The coal industry had been discriminated against in the tax draft legislation to satisfy the Greens demands to stop the development of new coal mines, executive director Ralph Hillman said.
“The legislation, in Section 145 (3), specifically excludes coal mining from being defined as an emission intensive trade exposed industry [EITE] despite meeting the criteria,” he said.
“This is a dramatic shift from the previous CPRS legislation.
“While unfairly not providing EITE for coal mining, at least the CPRS legislation left open the inclusion of coal mining at a future date should conditions in the industry change.
“This clearly is one of the concessions the Greens extracted from the government for support for the carbon tax legislation.”
The clause also locks the industry out of the review process the Productivity Commission will undertake into the jobs and competitiveness package to determine the ongoing support for industry, Hillman said.
“Coal mining has been singled out for punishment by this legislation, no doubt because we refuse to accept the Greens’ push to close down our industry,” he said.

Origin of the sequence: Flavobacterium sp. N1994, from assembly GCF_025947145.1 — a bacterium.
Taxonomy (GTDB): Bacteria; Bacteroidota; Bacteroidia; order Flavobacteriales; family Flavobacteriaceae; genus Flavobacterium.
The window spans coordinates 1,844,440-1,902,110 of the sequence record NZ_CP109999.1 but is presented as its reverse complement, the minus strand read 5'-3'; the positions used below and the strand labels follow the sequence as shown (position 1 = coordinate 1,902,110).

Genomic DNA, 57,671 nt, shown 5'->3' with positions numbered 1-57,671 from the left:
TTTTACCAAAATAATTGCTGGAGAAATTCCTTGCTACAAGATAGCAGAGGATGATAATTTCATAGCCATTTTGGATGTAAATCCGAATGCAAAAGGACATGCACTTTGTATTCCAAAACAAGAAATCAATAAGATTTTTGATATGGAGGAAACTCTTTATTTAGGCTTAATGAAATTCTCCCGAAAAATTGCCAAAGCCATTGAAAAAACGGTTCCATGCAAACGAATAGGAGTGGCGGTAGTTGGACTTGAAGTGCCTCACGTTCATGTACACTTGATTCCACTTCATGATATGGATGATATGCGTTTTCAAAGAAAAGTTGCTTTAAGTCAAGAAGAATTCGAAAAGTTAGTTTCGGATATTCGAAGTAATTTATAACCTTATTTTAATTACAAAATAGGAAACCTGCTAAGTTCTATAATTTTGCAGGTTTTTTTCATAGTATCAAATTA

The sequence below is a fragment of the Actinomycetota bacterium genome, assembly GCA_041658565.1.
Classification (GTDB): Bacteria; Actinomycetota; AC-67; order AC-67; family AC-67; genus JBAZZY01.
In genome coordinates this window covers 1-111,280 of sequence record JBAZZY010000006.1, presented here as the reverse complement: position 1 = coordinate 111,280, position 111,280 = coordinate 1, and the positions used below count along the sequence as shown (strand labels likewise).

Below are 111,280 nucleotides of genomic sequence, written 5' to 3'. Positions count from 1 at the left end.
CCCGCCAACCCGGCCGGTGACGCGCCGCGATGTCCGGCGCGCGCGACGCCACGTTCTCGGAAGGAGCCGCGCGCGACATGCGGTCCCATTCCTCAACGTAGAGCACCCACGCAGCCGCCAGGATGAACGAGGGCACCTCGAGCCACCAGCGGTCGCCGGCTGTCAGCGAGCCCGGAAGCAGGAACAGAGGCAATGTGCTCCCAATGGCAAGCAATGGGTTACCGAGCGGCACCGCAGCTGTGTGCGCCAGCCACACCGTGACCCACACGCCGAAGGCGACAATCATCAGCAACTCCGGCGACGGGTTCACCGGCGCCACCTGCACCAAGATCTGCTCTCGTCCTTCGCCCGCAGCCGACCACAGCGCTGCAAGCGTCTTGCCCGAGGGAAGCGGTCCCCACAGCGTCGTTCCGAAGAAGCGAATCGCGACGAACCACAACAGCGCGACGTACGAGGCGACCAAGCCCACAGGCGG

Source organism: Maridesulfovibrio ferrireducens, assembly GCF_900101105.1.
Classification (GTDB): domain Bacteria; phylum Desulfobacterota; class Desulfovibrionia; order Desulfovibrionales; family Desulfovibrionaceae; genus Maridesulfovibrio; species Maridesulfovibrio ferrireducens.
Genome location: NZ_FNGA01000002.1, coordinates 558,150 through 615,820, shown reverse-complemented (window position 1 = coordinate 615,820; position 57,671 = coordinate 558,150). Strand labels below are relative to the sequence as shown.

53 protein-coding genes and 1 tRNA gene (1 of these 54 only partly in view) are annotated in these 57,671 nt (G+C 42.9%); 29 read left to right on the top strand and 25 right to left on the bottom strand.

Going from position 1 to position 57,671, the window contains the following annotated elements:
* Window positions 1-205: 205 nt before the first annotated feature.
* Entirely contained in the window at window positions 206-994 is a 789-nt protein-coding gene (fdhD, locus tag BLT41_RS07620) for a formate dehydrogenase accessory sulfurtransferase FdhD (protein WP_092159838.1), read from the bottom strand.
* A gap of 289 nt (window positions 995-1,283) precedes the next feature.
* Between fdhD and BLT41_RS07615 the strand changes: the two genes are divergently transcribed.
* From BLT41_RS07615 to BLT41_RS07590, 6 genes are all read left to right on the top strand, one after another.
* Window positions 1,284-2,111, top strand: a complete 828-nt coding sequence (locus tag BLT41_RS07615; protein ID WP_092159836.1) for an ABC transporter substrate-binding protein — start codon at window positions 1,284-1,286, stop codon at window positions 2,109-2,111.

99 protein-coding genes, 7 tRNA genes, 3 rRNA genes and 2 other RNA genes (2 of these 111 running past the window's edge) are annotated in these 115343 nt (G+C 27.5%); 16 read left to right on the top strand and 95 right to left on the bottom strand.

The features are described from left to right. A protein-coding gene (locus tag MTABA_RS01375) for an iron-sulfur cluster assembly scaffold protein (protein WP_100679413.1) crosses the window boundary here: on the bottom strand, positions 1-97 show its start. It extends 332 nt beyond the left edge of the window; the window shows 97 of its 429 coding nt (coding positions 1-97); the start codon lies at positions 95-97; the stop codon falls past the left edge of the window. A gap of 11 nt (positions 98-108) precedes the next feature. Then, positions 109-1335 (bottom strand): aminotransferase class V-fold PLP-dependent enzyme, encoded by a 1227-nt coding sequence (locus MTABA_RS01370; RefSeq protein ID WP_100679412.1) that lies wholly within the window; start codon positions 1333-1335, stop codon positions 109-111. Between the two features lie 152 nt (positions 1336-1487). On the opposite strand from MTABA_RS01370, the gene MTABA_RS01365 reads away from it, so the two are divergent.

“If the government’s rhetoric on support for the coal industry was real they should immediately agree to remove this discriminatory provision from the draft legislation.”
Hillman said the treatment of Australia’s largest export industry, coal, by the government during the development of the carbon tax proposal has been “very poor”
“Many in the coal industry and the wider business community believe the government has reached agreement at any price with the Greens – without due consideration of the very real damage the carbon tax will do to Australia’s trade exposed industries,” he said.
“It should not be forgotten that no other country in the world taxes coal mining in this way and our competitors will be ready and waiting to move into our markets.
“Australian jobs will be lost, with no reduction in global greenhouse emissions.”